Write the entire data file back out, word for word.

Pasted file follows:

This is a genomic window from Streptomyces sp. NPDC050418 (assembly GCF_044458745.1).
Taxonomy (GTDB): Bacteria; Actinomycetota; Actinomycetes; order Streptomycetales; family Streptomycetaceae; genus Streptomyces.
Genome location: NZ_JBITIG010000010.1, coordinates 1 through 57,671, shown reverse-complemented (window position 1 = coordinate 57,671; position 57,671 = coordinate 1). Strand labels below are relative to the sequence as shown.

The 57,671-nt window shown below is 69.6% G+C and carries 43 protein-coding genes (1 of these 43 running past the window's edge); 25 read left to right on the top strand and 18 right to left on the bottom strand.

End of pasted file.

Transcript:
This is a genomic window from Streptomyces sp. NPDC050418 (assembly GCF_044458745.1).
Taxonomy (GTDB): Bacteria; Actinomycetota; Actinomycetes; order Streptomycetales; family Streptomycetaceae; genus Streptomyces.
Genome location: NZ_JBITIG010000010.1, coordinates 1 through 57,671, shown reverse-complemented (window position 1 = coordinate 57,671; position 57,671 = coordinate 1). Strand labels below are relative to the sequence as shown.

The 57,671-nt window shown below is 69.6% G+C and carries 43 protein-coding genes (1 of these 43 running past the window's edge); 25 read left to right on the top strand and 18 right to left on the bottom strand.